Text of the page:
The history of rock and roll is both long and storied, and it’s peppered with a number of wild myths, from the lurid to the absurd and everywhere in between.
Here’s a look at the five most infamous myths in rock history.
Rock history is littered with various conspiracy theories including ones where people believe certain rock stars are still alive. Over the years, the two most prominent theories involve Elvis Presley and Jim Morrison, with many reports claiming there have been sightings of the two out and about. These alleged "sightings" have been going one since both Presley and Morrison's deaths in 1977 and 1971 at the ages of 42 and 27, respectively. There are various theories that claim both Presley and Morrison faked their own deaths so they could live more peaceful lives away from public scrutiny.
This is a myth that has gone on for decades even though it's long been debunked. Cass Elliot, one quarter of The Mamas and the Papas, died on July 29, 1974 at the age of 32. At the time, it was reported she was found dead in her London apartment after choking on a ham sandwich. Sue Cameron, a close friend of Elliot's who was a columnist at 'The Hollywood Reporter' at that time, told 'People' in 2020 that when she heard the tragic news, she called Elliot's apartment in London. She said, "Her manager Allan Carr picked up the phone and he was hysterical. Allan said, 'You've got to tell them that she died choking on a ham sandwich. You must go to your typewriter and write that. There's a half of a ham sandwich on her nightstand.' I didn't ask any questions. I knew she didn't choke on a ham sandwich. I didn't believe Allan but I thought just do it because something was wrong. The ham sandwich went worldwide. Many people don't realize that it's not even true. Even though I have said — and written — it's not true, it still goes on. I never thought it would last as long as it has." Elliot's actual cause of death was due to a heart attack. While drugs weren't a factor in her death, Elliot did have issues with substance abuse. Many believe that and her often going on crash diets led to the weakening of her heart.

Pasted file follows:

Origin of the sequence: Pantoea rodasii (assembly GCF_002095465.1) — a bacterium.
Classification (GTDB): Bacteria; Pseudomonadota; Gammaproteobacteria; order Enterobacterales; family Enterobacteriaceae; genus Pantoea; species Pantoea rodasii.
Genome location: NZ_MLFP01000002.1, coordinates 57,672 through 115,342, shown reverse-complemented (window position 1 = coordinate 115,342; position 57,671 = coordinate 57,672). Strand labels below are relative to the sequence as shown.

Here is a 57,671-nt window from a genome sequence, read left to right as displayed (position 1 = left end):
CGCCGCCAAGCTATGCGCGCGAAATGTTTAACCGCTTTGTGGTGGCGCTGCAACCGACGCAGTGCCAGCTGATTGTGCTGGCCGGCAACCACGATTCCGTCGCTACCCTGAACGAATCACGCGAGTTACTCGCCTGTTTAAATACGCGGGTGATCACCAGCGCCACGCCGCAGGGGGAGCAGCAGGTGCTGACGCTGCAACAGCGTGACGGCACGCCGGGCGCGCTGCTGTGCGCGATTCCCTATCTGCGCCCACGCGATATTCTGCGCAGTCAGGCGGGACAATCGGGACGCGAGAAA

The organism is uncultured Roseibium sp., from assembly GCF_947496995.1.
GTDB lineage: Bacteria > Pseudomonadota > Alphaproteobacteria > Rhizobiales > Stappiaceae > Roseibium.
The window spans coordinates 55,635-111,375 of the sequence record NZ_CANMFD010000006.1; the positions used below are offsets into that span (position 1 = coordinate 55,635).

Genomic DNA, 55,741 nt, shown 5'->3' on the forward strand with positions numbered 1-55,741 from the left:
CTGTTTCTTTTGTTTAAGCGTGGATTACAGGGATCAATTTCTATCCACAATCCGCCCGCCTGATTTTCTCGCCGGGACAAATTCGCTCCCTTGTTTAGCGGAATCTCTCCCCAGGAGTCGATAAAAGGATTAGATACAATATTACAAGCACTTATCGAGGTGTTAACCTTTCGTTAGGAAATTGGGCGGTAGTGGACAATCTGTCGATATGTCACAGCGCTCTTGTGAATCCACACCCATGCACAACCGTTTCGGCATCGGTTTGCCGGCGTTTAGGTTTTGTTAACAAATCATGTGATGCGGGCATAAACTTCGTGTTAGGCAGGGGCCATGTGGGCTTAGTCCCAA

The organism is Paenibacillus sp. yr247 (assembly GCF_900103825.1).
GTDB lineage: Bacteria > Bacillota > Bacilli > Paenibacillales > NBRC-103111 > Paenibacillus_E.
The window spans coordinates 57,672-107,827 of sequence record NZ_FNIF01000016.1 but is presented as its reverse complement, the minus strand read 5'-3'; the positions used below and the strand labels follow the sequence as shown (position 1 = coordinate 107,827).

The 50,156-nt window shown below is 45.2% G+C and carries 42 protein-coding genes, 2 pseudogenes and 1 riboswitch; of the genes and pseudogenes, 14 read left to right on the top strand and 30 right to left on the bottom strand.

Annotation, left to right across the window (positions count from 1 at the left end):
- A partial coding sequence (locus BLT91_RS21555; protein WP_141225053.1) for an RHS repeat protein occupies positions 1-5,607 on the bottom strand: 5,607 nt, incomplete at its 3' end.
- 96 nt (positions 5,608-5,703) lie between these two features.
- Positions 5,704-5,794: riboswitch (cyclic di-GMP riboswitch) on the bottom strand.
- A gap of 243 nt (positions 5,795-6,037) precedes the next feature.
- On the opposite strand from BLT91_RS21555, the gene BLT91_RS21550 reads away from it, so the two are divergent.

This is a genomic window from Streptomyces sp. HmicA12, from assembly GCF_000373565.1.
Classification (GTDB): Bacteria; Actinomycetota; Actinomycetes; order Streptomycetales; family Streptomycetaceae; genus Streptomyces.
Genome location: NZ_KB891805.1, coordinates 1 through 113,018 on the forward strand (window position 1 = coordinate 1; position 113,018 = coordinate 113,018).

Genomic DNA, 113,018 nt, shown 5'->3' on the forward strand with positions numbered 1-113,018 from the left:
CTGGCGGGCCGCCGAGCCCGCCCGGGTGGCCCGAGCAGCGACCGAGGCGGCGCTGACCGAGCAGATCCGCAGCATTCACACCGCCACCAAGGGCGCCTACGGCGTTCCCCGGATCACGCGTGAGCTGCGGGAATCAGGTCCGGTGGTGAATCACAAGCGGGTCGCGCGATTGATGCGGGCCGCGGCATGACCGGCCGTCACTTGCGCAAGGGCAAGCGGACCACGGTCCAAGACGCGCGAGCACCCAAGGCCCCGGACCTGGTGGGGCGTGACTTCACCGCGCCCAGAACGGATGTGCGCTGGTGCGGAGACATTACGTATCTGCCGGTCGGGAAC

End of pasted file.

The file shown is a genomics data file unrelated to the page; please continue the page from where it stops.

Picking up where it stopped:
One of rock's biggest myths is thanks to Phil Collins' hit 1981 song "In The Air Tonight." Many believed the track was about Collins witnessing from a far distance someone drowning while someone closer to the victim just watched them die without helping them. This is not true with Collins himself saying in an 2016 appearance on 'The Tonight Show' that he wrote the song while he was going through a nasty divorce.
This is definitely one of the most graphic rock myths, and there's no subtle way to explain it. Simply put, the rumor was Stewart had to go to an emergency room to have his stomach pumped after performing oral sex on a number of sailors at a gay bar, and a large amount of semen was removed. In his 2012 autobiography, Stewart said the rumor was started by his former publicist Tony Toon after he was fired. He wrote, "Toon’s revenge was absolutely inspired...I have never orally pleasured even a solitary sailor, let alone a ship’s worth in one evening. And I have never had my stomach pumped, either of naval-issue semen or of any other kind of semen...This story has stayed with me ever since. Say what you like about Tony Toon — and God rest his soul — but he was good at his job."
The most iconic myth in rock history is, of course, "Paul is dead," the wild urban legend that claims Paul McCartney actually died in a car crash in November 1966 and was replaced in The Beatles by someone who won a McCartney look-alike contest. The myth was propelled by claims the Beatles hid clues in their music and their album artwork that informed their fans that the myth was, in fact, true. Of course, McCartney didn't die in 1966 and is still active today. He even had a bit of fun with the myth and named his 1993 live album 'Paul is Live.' What a cheeky, Scouser!